I find it ridiculous that you can declare a climate emergency and also know that transport produces over 50% of Wellington's carbon emissions but the only part of your $1b transport capex budget for the next 10 years that you choose to consult on is the 12% proposed for cycleways. You put cycleways funding up for grabs while not even asking the public to consider how the vast majority of transport capital budget gets spent, which is actually where all the emissions are.
However, what’s done is done and despite the natural disadvantage of not being the council's preferred option you got an absolutely clear message back from the public to spend more money on cycleways. 68% support for Option 4. So the vast majority of people who care enough to make a submission on your LTP support spending more money on cycleways.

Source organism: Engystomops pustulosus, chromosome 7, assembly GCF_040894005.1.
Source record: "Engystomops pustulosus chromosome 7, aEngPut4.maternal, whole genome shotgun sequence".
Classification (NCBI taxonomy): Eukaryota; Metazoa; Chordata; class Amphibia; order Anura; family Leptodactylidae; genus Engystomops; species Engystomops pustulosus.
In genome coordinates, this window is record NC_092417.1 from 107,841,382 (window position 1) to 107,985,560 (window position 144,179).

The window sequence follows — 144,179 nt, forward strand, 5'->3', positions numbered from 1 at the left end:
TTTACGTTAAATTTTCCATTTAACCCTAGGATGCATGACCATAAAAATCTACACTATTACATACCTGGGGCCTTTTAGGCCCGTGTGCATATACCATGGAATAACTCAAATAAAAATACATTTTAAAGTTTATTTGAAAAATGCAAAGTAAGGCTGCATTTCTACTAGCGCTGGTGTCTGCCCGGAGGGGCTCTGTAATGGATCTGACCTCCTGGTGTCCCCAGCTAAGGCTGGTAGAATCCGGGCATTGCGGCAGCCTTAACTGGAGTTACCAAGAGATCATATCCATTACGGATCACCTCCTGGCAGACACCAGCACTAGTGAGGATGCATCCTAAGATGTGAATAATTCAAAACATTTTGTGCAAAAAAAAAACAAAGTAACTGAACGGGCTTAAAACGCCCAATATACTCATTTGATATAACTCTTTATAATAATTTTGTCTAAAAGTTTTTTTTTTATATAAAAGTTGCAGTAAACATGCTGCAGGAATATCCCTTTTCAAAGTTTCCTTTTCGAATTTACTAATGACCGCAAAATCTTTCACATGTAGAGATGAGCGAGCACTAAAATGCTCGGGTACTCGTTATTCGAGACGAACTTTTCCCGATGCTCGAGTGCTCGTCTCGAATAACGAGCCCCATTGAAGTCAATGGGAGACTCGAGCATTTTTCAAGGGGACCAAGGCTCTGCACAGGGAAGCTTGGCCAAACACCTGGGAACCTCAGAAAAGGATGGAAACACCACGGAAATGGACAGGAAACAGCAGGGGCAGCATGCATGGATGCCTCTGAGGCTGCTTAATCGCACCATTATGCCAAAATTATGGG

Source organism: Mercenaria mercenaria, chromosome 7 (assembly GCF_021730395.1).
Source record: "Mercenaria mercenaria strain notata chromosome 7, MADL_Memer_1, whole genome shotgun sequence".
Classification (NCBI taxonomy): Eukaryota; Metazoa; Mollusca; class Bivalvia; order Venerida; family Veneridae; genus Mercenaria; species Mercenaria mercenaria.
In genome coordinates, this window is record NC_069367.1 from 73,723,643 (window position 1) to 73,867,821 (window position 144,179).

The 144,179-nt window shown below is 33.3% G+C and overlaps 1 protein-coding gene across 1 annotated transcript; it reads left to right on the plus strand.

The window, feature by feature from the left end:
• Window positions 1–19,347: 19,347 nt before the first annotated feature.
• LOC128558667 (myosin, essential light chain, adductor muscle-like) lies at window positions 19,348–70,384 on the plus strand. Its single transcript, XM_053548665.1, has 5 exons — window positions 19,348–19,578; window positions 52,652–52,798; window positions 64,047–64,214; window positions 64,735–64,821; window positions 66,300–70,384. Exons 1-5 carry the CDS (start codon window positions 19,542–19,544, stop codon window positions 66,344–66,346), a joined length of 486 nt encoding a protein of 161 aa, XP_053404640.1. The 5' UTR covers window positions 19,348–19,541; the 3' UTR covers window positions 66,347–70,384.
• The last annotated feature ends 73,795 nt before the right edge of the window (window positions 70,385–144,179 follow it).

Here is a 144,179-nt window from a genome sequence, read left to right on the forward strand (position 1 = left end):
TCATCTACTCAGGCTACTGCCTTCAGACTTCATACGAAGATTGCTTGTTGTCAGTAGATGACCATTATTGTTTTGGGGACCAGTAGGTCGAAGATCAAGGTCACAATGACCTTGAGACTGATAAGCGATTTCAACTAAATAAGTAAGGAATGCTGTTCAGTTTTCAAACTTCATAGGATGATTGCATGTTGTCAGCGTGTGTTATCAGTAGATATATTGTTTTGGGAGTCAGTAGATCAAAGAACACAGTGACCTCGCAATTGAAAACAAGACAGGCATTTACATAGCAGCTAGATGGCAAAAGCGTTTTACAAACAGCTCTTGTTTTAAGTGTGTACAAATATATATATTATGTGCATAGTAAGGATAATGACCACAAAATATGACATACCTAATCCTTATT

A lot has been made of the council's need for financial headroom but we know that you've also received a lot of push-back about that. I'd like you to consider that it's not just financial headroom that you need but political headroom, legal headroom, reputational headroom and that you are already way shorter of those things than you think. The legal threat to the council around climate change is real. The political threat is real. In fact, what this consultation shows is that its not the rates hawks that you should be worried about getting organised but quite the opposite. Wellington is a progressive city and if you decide to ignore the results of this consultation and go down a fiscally conservative route that we can see now has not served us well in the past then I think you can expect some blowback from that.